CLASS project adopted by National Grid
A revolutionary way to reduce electricity demand, developed by Electricity North West, has been adopted by National Grid.
12th March 2019 by Networks
The region’s power network operator developed a system to reduce demand for electricity from its control room in central Manchester, without anyone noticing a difference to their power supply. The system helps to cut bills, reduce carbon emissions and balance the national grid when needed.
Steve Cox, engineering and technology director for Electricity North West, said: “This is a gamechanger for the electricity industry. Because electricity can’t be stored easily in large amounts, it has to be generated exactly when it’s needed. Sometimes there’s a shortfall, and the main solution to that has tended to be to use diesel generators to generate more power for a short time to meet demand.
“The beauty of our solution is that we can solve the problem the other way, by reducing demand to match the available supply. It saves money and saves carbon. It’s a win-win-win for customers, for National Grid and for the environment.”
As part of the project, known as CLASS (Customer Load Active System Services), Electricity North West are installing equipment in 260 electricity substations throughout the region to control demand at peak times. The project could save customers in the North West around £100 million over the next 25 years – and £300m across Great Britain.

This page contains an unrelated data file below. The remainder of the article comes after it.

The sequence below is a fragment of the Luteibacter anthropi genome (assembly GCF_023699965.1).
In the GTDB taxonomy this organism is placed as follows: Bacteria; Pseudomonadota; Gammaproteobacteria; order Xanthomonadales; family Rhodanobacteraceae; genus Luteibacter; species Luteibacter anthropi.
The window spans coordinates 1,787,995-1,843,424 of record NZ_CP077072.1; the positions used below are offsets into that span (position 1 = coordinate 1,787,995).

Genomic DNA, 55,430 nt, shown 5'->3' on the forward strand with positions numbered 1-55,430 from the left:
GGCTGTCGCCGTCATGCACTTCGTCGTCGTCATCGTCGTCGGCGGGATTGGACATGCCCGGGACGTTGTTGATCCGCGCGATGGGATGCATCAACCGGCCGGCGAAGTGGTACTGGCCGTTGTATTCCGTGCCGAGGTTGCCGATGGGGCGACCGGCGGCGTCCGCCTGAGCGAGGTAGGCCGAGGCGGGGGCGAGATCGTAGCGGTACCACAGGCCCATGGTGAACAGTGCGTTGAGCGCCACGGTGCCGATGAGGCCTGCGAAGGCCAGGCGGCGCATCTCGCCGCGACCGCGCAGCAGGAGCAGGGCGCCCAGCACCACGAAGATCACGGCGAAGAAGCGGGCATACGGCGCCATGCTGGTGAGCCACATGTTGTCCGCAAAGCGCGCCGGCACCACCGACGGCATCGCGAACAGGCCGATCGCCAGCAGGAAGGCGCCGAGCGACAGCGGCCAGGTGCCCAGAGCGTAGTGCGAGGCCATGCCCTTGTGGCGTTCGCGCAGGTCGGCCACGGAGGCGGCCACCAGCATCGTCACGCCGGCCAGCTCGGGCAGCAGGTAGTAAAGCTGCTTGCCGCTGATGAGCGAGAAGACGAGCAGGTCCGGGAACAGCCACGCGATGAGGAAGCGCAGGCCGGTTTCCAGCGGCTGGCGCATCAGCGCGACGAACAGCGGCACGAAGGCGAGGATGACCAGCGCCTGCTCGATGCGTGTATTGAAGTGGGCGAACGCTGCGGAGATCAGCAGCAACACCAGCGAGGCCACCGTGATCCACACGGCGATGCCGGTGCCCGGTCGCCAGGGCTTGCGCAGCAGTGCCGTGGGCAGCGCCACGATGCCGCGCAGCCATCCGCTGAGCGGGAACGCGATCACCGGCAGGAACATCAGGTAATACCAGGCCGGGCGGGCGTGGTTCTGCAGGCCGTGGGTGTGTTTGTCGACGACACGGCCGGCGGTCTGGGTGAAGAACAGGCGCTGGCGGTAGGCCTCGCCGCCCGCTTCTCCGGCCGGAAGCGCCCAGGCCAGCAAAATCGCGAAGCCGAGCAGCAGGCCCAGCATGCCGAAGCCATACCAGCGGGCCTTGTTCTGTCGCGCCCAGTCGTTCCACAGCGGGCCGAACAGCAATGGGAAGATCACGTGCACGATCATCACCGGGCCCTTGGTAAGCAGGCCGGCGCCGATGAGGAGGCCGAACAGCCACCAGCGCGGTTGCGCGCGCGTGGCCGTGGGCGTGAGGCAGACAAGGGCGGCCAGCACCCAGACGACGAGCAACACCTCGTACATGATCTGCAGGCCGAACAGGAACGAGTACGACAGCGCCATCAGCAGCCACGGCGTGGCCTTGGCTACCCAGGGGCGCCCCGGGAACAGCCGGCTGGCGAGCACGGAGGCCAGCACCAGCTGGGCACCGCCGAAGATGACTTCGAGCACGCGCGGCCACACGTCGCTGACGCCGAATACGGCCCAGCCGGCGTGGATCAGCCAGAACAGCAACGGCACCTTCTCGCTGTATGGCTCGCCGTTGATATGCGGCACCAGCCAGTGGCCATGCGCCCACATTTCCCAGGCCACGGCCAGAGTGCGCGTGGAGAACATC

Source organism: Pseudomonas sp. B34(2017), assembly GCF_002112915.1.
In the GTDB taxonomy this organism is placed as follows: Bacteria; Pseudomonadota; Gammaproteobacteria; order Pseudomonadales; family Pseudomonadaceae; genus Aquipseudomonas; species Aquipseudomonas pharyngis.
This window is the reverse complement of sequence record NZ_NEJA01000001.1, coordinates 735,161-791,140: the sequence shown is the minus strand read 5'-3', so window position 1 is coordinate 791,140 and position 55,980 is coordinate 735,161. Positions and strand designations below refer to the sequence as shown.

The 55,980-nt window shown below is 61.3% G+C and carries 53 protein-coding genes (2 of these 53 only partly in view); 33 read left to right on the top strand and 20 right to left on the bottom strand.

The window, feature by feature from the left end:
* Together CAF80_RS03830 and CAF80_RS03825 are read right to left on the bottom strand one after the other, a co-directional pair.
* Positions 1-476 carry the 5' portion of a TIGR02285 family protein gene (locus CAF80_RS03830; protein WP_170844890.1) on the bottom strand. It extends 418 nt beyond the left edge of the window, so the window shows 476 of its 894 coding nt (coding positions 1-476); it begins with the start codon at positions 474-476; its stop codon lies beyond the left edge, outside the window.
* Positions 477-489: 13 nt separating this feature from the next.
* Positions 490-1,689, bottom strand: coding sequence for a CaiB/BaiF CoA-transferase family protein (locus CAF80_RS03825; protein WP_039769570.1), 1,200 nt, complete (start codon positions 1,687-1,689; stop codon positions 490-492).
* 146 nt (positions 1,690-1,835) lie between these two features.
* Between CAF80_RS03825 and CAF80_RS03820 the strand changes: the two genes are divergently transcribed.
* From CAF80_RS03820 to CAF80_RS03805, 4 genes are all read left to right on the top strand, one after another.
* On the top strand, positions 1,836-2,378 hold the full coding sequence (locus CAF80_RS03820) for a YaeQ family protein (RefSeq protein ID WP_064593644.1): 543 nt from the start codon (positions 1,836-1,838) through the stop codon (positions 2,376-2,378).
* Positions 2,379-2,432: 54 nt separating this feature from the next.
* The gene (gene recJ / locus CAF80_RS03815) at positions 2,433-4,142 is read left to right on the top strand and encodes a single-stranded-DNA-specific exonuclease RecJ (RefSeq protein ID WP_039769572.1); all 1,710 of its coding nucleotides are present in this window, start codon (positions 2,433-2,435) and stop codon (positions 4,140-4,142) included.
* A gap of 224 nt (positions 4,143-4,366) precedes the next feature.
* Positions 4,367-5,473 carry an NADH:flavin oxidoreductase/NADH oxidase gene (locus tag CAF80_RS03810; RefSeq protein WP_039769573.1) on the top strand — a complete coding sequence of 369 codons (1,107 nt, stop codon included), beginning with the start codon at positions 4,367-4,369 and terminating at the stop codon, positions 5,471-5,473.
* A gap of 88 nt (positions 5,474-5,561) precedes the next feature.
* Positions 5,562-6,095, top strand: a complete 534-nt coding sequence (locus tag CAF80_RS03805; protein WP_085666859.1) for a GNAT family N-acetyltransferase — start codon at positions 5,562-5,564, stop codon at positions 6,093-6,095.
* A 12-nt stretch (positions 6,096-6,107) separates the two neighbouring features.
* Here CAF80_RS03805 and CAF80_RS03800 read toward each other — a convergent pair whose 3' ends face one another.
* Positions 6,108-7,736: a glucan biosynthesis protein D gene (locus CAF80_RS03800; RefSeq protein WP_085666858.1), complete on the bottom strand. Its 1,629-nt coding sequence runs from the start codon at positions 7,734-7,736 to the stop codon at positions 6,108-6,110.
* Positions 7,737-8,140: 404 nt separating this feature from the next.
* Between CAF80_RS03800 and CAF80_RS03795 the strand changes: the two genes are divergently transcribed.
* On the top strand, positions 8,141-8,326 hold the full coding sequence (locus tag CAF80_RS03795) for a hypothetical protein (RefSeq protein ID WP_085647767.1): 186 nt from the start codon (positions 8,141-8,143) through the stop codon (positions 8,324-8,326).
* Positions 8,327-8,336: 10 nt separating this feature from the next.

Research carried out during a 12-month trial showed that customers didn’t notice any change in their electricity supply when the voltage was changed.
Electricity North West’s solution has now been used by National Grid for the ‘Fast Reserve’ market, reducing 50 megawatts of power for 15 minutes at a time.
“We are always looking at ways we can use new technology to improve our service and this ground-breaking approach can be used to help balance electricity supply and demand for the whole of Great Britain. We’re proud to have developed the idea here in the North West and are now looking to take the concept to other local network providers in the country and internationally,” adds Cox.
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